|FIRECNUTS - WildFIRE effects on topsoil Carbon and NUTrient Stocks, dynamics and exports|
Jan Jacob Keizer
Programme - PTDC/AGR-CFL/104559/2008
Execution dates - 2010-05-01 - 2013-04-30 (36 Months)
Funding Entity - FCT
Funding for CESAM - 199981 €
Total Funding - 199981 €
Proponent Institution - Universidade de Aveiro
Wildfires are a common phenomenon in Mediterranean regions, partly due to poor land-use planning and management practices. In an average year in Portugal, circa 100.000 ha of woodlands are consumed by wildfire. This figure is not expected to decrease noticeably in the foreseeable future, also because climate change scenarios predict an increase in meteorological conditions propitious for fires. These factors underscore the importance of assessing the direct and indirect consequences of wildfires. Amongst the latter, fireinduced runoff generation and associated soil erosion is widely recognized to endanger on-site ecosystem functioning and sustainability as well as to increase off-site risks such as silting-up and eutrophication of downstream dams. At the same time, however, there still exist important knowledge gaps on the hydrological and erosion effects of wildfires. The gaps with respect to soil losses, catchment-scale processes and their modeling are being addressed by the EROSFIRE-I/II projects (http://www.erosfire.org) but the - even greater - gaps regarding organic matter, carbon and nutrient exports could only be touched upon in these projects, especially due to the implied human and laboratory analysis resources.
The main goal here is to further the knowledge of direct as well as indirect wildfire effects on topsoil organic matter, carbon and key nutrient (N, P, K) contents, and, thereby, to lay the foundations for the respective transport modules in the model-based tool that the EROSFIRE projects are developing for erosion (then, "land degradation") risk assessment following wildfires.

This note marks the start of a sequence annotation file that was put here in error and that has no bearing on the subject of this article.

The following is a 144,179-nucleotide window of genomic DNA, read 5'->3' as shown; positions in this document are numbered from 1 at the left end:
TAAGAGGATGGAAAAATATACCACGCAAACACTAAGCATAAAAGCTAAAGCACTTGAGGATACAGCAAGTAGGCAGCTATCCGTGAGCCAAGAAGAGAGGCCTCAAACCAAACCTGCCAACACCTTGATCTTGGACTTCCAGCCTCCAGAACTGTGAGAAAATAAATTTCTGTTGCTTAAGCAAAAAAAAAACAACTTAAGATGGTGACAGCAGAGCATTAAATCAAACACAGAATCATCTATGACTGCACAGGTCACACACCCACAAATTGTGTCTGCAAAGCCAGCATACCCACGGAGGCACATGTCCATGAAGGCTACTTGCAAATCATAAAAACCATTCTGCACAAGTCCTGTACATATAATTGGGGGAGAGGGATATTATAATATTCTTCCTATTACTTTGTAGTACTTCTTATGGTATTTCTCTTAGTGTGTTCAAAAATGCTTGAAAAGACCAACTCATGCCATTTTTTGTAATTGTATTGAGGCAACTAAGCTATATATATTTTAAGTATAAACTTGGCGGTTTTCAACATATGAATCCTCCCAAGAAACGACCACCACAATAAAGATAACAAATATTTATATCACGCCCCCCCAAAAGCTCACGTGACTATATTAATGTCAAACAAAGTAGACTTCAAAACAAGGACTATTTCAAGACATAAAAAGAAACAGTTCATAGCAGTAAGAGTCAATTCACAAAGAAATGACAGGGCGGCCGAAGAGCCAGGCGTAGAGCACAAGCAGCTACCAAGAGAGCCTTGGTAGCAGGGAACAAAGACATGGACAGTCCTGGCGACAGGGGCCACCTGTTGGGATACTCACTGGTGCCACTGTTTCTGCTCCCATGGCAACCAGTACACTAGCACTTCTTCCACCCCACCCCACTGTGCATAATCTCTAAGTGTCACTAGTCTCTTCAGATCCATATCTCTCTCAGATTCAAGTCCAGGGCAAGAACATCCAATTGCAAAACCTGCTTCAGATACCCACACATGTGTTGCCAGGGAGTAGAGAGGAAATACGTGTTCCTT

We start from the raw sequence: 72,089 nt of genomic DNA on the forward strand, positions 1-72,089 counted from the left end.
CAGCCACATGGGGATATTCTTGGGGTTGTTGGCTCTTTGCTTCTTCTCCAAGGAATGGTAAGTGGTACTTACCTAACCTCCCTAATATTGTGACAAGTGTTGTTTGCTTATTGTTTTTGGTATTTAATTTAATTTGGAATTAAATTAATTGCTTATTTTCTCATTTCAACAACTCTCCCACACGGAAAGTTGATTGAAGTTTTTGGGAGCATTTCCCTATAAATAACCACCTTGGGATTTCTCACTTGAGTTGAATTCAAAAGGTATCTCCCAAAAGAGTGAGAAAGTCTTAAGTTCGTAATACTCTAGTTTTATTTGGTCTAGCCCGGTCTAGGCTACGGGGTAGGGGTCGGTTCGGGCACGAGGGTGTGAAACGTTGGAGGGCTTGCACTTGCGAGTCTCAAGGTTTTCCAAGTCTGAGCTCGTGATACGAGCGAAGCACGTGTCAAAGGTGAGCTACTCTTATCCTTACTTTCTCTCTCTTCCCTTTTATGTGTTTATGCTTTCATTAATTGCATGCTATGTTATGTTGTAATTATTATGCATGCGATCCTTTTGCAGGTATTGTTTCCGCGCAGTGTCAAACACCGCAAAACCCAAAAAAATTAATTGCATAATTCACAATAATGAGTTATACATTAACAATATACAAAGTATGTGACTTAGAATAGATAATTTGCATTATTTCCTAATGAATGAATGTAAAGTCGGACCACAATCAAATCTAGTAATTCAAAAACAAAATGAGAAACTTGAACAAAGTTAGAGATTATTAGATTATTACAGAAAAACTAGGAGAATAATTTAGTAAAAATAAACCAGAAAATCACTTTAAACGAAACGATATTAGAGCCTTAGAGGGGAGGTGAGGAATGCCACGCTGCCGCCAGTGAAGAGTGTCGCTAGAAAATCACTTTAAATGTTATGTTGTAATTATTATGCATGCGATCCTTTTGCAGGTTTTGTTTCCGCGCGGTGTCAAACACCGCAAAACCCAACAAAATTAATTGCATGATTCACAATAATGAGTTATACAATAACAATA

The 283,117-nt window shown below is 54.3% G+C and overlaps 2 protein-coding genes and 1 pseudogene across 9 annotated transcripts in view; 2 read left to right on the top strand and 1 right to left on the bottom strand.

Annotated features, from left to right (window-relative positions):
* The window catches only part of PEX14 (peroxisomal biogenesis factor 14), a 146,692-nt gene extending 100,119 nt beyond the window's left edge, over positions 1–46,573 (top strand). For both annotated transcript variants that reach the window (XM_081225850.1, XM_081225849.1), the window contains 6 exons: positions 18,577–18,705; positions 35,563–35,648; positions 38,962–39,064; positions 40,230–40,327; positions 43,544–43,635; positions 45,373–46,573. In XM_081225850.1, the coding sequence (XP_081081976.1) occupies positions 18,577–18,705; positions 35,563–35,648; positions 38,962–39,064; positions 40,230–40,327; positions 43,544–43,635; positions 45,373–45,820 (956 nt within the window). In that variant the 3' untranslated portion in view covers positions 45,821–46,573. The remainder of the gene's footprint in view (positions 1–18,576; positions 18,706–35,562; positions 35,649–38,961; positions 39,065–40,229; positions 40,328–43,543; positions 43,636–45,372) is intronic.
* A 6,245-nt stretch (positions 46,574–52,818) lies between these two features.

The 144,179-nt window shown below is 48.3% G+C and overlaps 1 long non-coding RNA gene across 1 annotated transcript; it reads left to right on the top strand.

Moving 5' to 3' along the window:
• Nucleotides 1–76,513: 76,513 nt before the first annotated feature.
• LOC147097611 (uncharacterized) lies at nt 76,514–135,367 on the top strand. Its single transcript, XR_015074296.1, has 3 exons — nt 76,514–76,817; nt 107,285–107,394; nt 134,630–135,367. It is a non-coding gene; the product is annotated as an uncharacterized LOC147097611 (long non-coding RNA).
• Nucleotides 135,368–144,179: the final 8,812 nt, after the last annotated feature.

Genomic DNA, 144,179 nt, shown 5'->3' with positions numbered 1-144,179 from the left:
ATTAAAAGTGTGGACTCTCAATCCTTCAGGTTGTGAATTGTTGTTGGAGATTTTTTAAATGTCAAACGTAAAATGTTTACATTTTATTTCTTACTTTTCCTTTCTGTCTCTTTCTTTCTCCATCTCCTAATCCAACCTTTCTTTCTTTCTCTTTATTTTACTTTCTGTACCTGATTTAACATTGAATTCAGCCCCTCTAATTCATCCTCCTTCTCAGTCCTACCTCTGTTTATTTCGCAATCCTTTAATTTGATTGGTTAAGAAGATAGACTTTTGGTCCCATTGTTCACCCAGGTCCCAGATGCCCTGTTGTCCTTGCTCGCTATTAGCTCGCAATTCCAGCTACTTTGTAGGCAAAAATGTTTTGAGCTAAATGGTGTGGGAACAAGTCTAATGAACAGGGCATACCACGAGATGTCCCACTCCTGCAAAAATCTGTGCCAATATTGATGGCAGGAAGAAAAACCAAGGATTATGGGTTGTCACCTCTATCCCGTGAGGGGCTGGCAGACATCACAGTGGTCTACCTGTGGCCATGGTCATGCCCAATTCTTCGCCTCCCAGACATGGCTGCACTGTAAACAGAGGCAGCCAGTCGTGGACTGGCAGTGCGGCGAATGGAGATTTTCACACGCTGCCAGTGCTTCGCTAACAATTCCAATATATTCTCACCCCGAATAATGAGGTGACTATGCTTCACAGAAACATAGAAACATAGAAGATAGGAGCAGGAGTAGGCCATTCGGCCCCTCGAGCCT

The proposed work is structured according to the following research questions and corresponding Tasks:
A. direct, immediate wildfire effects
1) how does fire-induced combustion and heating change organic matter, carbon and key nutrient contents and composition at and below the soil surface (Task2)?
B. indirect wildfire effects
2) how does fire occurrence and severity modify seasonal patterns in topsoil organic matter, carbon and key nutrient contents and composition (Task3)?
3) how does fire occurrence and severity alter possible losses of topsoil organic matter, carbon and key nutrients (Task5) through runoff and associated soil particle transport (Task4)?
4) how well can existing runoff-erosion models and, in particular, those being tested in the EROSFIRE-projects (but with additional, flux-specific transport modules), represent the runoff and associated exports observed in Tasks 4 and 5 (Task6)?
Since it is difficult (if not impossible) to foresee where exactly wildfires will occur during the next summer(s) and, thus, to study the pre-fire situation, this proposal envisages an experimental set-up that is based on concurrent paired observations rather than in-situ pre- and post-fire measurements. In other words, possible fire-induced changes in Tasks2 to 5 will be inferred from comparison of neighboring, presumed identical sites within and close to the burnt area. Since direct and indirect effects may well depend markedly on fire severity, here the paired observations will involve neighboring triplets of high- and medium/low-severity, burnt and (long-)unburned sites. At the catchment-scale, however, this set-up will not be implemented (for budgetary reasons) but longer-term wildfire effects at this scale will still be addressed, albeit less directly. Background runoff loads of organic matter, etc. will be estimated at existing stations based on continuous readings (sensor be purchased) and incidental samples (existing sampler).
Further important methodological aspects are that:
i) sampling is limited to a single land-use/cover, especially to adequately address temporal, spatial and soil-depth variability patterns;
ii) soil and runoff sampling occurs at 1- to 2-monthly/-weekly intervals, respectively;
iii) soil and overland flow sampling concerns the same sites, permitting a grey-box assessment of monthly to annual carbon and nutrient balances;
iv) standard laboratory methods are used for sediment, organic matter, carbon and N, P, K contents and less commonly-used methods for soil organic matter composition;
v) two contrasting but complementary models are applied for event-wise peak exports (MEFIDIS) and longer-term on-site losses (MMF).